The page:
The judge added that the Trump administration had not adequately accounted for potential declines in oil prices, which have been depressed since the crash of 2014, and which would have a major effect on the long-term viability of such a project.
Environmental and indigenous groups sued TransCanada and the State Department in March to halt the project.
TransCanada Corp's almost 1,200-mile pipeline has become one of the major battlegrounds in the climate change debate and, if completed, would carry an estimated 800,000 barrels per day from Canada's tar sands pits to Gulf Coast refineries in the US.
What is the Keystone XL Pipeline?
In a setback for the Trump administration, a federal judge has blocked a permit for construction of the Keystone XL oil pipeline from Canada and ordered officials to complete an environmental review.
He said it could take several months before the State Department is able to issue a new environmental impact statement, putting a timeline for a decision "well into 2019". Native American groups in Montana and elsewhere fought the Keystone project as well, saying its route failed to adhere to historical treaty boundaries and would impinge on their water systems and sacred lands. The Trump administration has regularly run afoul of the courts in its attempts to repeal environmental rules and approve fossil fuel projects.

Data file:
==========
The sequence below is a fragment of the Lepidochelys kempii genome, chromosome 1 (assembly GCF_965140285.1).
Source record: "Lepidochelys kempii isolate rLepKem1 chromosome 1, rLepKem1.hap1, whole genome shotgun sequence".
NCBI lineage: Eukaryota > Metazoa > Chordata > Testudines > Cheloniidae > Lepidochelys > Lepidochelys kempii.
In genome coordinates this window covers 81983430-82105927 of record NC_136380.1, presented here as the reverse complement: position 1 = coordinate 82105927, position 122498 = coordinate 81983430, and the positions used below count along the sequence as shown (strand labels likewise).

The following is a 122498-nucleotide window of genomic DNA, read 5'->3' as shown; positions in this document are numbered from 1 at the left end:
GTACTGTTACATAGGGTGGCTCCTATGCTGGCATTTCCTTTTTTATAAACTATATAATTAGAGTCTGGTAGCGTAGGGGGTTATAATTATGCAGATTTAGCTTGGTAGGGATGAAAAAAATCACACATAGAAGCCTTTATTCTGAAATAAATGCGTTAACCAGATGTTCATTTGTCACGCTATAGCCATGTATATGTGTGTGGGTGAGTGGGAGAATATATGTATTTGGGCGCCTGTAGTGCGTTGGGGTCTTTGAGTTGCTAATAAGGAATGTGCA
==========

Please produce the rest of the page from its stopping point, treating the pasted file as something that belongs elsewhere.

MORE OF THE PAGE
But on Friday McCuaig Boyd said Notley's New Democratic Party government had always supported the Keystone XL plan.
The proposed US portion of the pipeline would run about 875 miles through Montana, South Dakota and Nebraska. The order came as a Canadian energy company prepared to assemble initial stages of the 1,200-mile long, cross-border project.
One of those litigants in this case, the Sierra Club, cheered the decision on substantive grounds.
As The Post's Steven Mufson reported, activists say the pipeline would be especially damaging to the climate because it would mean extracting thick, low-quality oil from Canada's oil sands, with lots of tree-cutting and energy consumption in the process which would increase greenhouse gas-emissions.
In 2015, on the eve of the global climate talks in Paris, the Obama administration appeared to bring an end to the seven-year-long saga when it announced it was halting construction of the pipeline, arguing that approval would compromise the country's effort to reduce its greenhouse gas emissions.
"We sleep well tonight and tomorrow we continue to keep our guard up, working stronger as good relatives until Keystone XL vanishes, and it will", said Faith Spotted Eagle, member of the Yankton Sioux Nation and Brave Heart Society.
"This is a win for Lakota, the Oceti Sakowin and other Tribal Nations, for the water, and for the sacredness of Mother Earth", Tom Goldtooth, executive director for the Indigenous Environmental Network, said in astatement.